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PNS Daily Newscast - July 3, 2020 


Economists say coronavirus disaster declarations may be the quickest path to reopening; militia groups use virus, Independence Day to recruit followers.

2020Talks - July 3, 2020 


Trump visits South Dakota's Black Hills, Mt. Rushmore today; nearby tribal leaders object, citing concerns over COVID-19 and a fireworks display. Plus, voter registration numbers are down from this time in 2016.

Public News Service - AZ: Civic Engagement

The number of days in Arizona with extreme heat - at or above 110 degrees - was 24 in 2019, up by more than 60% since the 1970s. (Nate Hovee/Adobe Stock)

PHOENIX -- New research finds while Arizona's blazing summer heat already is dangerous for seniors, COVID-19 could increase those hazards as older folks are encouraged to be especially careful to avoid potential infection. Public health officials, who note that three-quarters of Arizonans who have

A federal program to aid thousands of small businesses affected by the COVID-19 crisis has come under fire because the U.S. Treasury is refusing to say who's getting the funds. (Chansom Pantik/Adobe Stock)

PHOENIX -- The federal government is spending billions of dollars to help small businesses in Arizona and elsewhere survive the economic impact of the COVID-19 pandemic. But in an unprecedented move, the Trump administration is refusing to say just where all that money is going. Congress is conside

Public health officials say using contact tracers to notify people exposed to contagious diseases such as COVID-19 is a key weapon in their battle to slow the pandemic. (Rido/Adobe Stock)

FLAGSTAFF, Ariz - The number of COVID-19 cases in Arizona is skyrocketing, putting hospitals on emergency status and prompting public health officers to look for ways to slow the spread. People are being encouraged to practice social distancing, wear face masks and, if they feel ill, get tested. B

More than 85,000 registered and practical nurses are working in Arizona, according to the Arizona State Board of Nursing. (Rawpixel.AdobeStock)

TUCSON, Ariz. - A dramatic photo of an Intensive Care Unit nurse confronted by a protester calling the COVID-19 crisis a hoax brought national attention to the dedication Arizona's nurses bring to their jobs. During National Nurse Week, dozens of groups and individuals have honored the state's 85,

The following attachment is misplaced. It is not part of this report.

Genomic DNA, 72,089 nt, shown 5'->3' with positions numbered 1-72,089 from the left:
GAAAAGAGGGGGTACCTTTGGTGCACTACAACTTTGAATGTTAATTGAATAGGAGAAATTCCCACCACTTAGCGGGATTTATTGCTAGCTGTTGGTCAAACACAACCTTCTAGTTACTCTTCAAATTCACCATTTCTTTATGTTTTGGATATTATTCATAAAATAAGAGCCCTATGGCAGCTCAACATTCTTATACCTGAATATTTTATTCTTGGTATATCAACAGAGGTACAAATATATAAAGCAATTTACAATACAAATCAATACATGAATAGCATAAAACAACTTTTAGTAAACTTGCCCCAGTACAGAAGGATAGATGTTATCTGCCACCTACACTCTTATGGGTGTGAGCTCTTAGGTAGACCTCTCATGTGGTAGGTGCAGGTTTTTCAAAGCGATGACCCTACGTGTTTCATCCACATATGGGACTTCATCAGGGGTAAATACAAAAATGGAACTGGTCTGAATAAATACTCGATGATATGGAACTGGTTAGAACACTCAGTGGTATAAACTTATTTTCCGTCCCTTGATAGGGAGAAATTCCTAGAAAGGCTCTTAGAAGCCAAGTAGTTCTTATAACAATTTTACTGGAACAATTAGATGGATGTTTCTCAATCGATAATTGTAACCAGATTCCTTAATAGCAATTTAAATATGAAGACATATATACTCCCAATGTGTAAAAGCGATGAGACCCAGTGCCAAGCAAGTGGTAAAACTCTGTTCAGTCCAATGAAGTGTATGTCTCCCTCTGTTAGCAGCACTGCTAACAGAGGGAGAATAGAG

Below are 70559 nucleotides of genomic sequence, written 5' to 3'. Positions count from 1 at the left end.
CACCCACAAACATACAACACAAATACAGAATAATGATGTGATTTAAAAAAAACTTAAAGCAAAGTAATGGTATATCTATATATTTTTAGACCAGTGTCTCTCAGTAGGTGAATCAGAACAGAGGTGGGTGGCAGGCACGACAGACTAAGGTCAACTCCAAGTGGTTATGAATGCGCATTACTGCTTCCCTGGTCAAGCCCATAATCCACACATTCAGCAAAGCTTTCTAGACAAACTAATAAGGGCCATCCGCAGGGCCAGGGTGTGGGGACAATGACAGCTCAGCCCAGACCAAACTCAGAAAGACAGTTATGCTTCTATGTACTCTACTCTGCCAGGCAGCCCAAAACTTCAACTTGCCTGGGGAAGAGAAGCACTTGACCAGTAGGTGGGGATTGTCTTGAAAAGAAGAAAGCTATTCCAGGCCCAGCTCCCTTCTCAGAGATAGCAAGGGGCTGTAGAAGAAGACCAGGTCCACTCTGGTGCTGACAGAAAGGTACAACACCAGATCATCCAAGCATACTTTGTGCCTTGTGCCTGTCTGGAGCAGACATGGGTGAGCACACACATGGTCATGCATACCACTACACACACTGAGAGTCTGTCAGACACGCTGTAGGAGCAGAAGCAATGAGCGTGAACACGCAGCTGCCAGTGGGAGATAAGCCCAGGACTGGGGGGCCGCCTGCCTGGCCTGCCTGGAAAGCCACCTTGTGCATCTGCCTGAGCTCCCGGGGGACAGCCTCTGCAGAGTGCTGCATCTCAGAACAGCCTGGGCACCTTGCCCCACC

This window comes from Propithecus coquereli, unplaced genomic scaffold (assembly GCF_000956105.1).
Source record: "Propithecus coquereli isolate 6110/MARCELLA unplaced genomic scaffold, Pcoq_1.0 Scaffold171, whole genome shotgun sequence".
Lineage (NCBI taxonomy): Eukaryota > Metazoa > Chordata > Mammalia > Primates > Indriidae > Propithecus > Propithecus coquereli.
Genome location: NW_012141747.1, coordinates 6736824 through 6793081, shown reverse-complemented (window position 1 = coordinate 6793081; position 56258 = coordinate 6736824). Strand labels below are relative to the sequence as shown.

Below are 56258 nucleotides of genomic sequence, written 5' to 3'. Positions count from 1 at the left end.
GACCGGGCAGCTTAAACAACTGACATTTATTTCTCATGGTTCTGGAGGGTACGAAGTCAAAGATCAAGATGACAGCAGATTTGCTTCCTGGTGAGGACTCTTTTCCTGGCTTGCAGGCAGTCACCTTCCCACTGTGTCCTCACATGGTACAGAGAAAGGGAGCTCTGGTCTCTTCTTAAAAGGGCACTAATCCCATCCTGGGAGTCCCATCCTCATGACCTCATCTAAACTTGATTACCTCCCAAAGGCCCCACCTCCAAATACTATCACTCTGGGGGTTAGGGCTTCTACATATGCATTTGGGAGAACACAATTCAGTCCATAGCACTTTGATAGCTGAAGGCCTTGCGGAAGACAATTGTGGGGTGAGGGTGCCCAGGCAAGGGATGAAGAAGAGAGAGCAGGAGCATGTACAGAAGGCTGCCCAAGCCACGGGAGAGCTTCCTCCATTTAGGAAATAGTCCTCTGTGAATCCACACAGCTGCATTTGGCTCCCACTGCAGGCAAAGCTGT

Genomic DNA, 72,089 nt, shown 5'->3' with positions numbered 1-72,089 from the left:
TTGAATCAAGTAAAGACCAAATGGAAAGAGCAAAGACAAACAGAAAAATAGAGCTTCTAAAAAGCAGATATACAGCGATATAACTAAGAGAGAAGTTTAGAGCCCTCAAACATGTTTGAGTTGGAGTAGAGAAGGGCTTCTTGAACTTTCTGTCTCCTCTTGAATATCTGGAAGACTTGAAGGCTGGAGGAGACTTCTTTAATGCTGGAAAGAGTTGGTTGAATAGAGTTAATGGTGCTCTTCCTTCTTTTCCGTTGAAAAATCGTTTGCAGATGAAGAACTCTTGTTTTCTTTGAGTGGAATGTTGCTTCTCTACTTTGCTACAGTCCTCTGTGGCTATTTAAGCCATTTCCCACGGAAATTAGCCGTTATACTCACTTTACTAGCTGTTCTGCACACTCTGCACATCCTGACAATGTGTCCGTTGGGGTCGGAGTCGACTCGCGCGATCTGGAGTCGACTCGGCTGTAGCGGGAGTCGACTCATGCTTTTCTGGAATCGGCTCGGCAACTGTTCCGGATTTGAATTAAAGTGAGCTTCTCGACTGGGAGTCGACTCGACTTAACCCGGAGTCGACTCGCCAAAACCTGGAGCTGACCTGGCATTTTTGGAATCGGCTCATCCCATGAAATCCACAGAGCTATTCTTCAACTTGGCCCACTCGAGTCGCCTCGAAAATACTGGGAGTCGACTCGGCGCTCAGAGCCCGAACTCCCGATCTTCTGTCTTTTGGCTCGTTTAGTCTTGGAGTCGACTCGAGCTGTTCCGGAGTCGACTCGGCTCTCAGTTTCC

A new survey shows that since the beginning of the coronavirus crisis, the number of young people detained in juvenile-justice facilities has dropped by 24%. (Olena/Adobe Stock)

TUCSON, Ariz. -- As the coronavirus pandemic took hold across the United States last month, a new survey found the number of young people in secure detention centers fell by 24%. Arizona juvenile-justice officials report the number of detentions in the state also has dropped, but data isn't yet avai

Arizonans already have the option to vote by mail. The COVID-19 pandemic has prompted officials to propose extending mail-in ballots to all voters, for both the 2020 primary and general elections. (Darylann/AdobeStock)

PHOENIX -- Voting-rights advocates say partisan politics are blocking Arizona elections officials from allowing all voters in the state to use mail-in ballots in light of the coronavirus pandemic. Some 80% of Arizona voters already cast their ballots by mail, but Republicans in the state Legislatu

A volunteer helps distribute groceries last week at the Help Yourself Food Co-op, held every Friday in Mesa. It is sponsored by United Food Bank, part of the Arizona Food Bank Network and Feeding America. (United Food Bank photo)

MESA, Ariz. -- As the full effect of the coronavirus sets in, thousands of people in Arizona have been sent home from their jobs to wait out the pandemic. And without paychecks, many will need help putting food on the table. Because of that, the state's food banks are gearing up to provide more me

Migrants and others often face long lines and other delays at the U.S.-Mexico border in their quest to gain asylum in the United States. (JDenmark/Flickr)

TUCSON, Ariz. -- Despite a ruling that could allow asylum seekers now waiting in Mexico into Arizona, social service agencies don't expect a huge influx across the border. The Ninth Circuit Court of Appeals struck down the Trump administration's "Remain in Mexico" policy, but only within its juris

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